CBN’s committee blames volatility in FX market on seasonal demand for dollar  

The Monetary Policy Committee (MPC) of the Central Bank of Nigeria (CBN) has attributed the recent volatility in the foreign exchange market leading to the recent depreciation of the Naira against the dollar to “seasonal demand” for the greenback.  

The CBN Governor, Yemi Cardoso, speaking on behalf of the committee during the Monetary Policy Committee (MPC) meeting on Tuesday, stated that such volatility is observable in any functioning foreign exchange market globally.  

According to Cardoso, the CBN is committed to maintaining a transparent FX market through a willing-buyer, willing-seller model, noting that the depreciation is merely a reflection of the interplay between demand and supply. 

“Members further observe the recent volatility in the foreign exchange market attributing this to seasonal demand—a reflection of the interplay between demand and supply in a functioning market system,” Cardoso said.


Recently, the Naira has seen a reverse in gain against the dollar in the official and parallel markets falling below N1500/$1 at some point.  

For instance, the exchange rate between the naira and the dollar reached an intra-day high of N1,515 last Monday, according to data from FMDQ, where currencies are traded officially.  

The last time the Intra-day high surpassed the N1,500 mark was on March 21, 2024, when it closed at N1,598/$1. Since then, it has traded below N1,500.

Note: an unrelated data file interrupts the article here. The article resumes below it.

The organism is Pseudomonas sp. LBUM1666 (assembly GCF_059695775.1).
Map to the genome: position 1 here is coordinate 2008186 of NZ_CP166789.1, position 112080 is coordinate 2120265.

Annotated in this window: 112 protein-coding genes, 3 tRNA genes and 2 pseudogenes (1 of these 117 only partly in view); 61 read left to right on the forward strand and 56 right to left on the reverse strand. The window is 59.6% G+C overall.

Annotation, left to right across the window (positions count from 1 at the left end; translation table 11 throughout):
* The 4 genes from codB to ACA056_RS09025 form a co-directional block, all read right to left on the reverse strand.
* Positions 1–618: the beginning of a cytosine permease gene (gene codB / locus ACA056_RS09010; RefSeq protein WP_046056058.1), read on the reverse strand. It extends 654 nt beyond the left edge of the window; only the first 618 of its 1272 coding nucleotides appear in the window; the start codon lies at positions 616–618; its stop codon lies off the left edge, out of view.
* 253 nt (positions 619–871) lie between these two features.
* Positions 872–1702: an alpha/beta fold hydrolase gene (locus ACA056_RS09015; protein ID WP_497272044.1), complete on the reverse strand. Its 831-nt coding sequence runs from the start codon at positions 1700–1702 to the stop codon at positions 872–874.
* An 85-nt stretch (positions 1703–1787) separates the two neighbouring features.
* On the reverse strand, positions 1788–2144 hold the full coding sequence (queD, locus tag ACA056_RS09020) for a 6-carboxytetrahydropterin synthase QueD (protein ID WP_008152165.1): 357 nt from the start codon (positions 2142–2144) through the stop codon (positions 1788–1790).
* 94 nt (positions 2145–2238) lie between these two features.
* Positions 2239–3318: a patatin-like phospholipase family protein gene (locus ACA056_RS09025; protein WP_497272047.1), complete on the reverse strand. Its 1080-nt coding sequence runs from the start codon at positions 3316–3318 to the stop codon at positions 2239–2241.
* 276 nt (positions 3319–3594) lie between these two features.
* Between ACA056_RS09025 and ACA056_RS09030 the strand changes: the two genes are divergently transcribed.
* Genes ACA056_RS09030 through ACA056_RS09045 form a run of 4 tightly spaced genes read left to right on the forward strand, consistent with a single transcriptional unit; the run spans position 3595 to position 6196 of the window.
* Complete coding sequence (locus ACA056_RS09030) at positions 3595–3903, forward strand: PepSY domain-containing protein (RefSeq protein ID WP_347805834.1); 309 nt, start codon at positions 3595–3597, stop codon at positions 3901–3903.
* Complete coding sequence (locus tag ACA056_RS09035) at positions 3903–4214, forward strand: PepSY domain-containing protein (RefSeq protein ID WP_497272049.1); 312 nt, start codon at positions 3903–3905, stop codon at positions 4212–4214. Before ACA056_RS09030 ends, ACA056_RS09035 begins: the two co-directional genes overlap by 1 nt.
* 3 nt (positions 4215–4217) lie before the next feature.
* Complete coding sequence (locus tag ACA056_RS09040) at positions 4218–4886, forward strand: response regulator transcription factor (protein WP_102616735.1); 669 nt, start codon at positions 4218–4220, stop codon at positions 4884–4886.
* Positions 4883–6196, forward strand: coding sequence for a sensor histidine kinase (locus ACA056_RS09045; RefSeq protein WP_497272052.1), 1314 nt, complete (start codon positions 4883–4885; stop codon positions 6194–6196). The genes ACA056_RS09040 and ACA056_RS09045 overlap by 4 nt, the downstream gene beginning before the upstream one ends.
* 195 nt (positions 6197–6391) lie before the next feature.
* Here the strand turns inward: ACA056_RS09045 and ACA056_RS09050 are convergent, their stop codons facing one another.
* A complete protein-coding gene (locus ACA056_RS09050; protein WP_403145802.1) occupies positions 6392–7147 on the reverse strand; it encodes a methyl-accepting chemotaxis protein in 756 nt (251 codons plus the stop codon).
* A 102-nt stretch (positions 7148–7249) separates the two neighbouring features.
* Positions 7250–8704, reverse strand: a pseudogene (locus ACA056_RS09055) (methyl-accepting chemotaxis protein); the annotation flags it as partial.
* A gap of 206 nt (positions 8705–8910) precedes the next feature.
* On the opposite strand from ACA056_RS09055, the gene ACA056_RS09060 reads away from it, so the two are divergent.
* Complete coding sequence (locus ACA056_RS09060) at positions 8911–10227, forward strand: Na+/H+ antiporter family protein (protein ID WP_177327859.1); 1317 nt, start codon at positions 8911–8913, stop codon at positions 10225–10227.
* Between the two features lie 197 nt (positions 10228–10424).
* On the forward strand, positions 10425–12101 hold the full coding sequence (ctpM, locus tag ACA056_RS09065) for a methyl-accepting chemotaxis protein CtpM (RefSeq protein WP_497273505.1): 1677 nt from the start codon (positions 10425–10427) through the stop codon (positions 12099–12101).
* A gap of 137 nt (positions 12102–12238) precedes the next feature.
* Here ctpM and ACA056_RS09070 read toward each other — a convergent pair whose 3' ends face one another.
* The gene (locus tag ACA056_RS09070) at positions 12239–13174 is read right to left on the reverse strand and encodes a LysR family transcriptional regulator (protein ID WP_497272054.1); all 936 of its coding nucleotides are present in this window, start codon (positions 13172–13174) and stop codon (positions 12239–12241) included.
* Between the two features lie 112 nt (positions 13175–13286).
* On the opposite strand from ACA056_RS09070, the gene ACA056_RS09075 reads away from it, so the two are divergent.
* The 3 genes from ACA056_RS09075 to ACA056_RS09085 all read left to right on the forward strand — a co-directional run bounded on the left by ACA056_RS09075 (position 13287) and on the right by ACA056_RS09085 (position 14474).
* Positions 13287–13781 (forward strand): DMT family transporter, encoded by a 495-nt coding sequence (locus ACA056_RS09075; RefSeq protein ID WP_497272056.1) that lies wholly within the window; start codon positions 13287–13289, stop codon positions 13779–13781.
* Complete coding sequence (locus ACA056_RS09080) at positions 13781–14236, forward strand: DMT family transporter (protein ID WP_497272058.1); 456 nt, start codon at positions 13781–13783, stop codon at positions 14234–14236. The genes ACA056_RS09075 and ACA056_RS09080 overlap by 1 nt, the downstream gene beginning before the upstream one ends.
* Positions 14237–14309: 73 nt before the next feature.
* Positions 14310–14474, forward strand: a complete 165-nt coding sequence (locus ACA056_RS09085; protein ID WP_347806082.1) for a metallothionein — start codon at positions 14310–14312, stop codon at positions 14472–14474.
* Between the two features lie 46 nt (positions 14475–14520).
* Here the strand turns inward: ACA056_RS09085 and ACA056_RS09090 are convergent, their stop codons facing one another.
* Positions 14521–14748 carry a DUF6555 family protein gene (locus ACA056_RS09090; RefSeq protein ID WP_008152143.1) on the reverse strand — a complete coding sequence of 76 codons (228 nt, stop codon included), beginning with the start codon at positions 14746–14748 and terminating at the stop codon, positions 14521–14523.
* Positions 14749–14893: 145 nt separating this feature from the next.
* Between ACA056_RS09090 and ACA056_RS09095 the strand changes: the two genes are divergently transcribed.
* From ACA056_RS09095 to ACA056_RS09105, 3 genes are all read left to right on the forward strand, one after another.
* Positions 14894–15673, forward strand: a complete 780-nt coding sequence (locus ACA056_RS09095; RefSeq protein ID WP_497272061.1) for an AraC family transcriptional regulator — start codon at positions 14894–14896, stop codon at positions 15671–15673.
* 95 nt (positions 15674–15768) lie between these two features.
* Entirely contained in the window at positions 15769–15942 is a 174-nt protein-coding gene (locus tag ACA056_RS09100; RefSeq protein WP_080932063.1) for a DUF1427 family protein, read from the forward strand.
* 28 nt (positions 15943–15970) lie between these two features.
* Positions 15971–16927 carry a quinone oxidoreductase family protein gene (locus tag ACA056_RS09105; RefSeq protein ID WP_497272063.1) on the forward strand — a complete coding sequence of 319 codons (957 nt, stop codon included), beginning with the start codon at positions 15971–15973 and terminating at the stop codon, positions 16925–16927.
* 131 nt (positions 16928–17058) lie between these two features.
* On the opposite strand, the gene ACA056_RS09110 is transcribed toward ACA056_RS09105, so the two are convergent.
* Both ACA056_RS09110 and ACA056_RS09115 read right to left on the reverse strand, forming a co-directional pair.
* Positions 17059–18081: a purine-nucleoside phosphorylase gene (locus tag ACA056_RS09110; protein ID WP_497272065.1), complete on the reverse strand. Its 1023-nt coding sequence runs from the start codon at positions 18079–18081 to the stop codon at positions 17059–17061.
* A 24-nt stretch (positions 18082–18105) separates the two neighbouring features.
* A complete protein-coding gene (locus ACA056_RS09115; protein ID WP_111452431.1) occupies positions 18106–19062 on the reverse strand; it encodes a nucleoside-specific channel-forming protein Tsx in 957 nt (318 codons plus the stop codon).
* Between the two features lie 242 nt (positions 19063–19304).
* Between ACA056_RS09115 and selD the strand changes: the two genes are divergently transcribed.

However, the naira reported a rebound above N1,500/$1 this week. 

At the parallel market, the naira strengthened significantly, trading at N1,490 per dollar. The naira appreciated by 1.34%   from the N1,510/$ value seen on Friday. 

What BDC Operators are Saying 

On their part, a senior official of the Association of Bureau De Change Operators (ABCON), who chose to remain anonymous, shared with Nairametrics insights into the ongoing depreciation of the Naira, stating that a lack of supply was a major factor causing the depreciation. 

The ABCON official emphasized that the central role in the depreciation lies not with the BDC operators but with the diminished dollar allocations from the CBN. 

“The CBN last provided dollars to only about 30% of licensed operators,” he explained, highlighting the challenges this poses for the rest.

“With insufficient allocation from the CBN, BDCs are compelled to source dollars at higher rates from the parallel market, which significantly impacts the rates they offer to customers,” he said.

In case you missed it  

Nairametrics recently reported that CBN raised the benchmark interest rate by 150 basis points to 26.25% from 24.75%.   

The Governor of the CBN,  Cardoso, stated this at the press briefing following the 295th MPC meeting of the bank.   

Furthermore, the bank retained the Cash Reserve Ratio (CRR) of Deposit Money Banks (DMBs) at 45% and put the Asymmetric corridor around the MPR at +100 and –300 basis points.  


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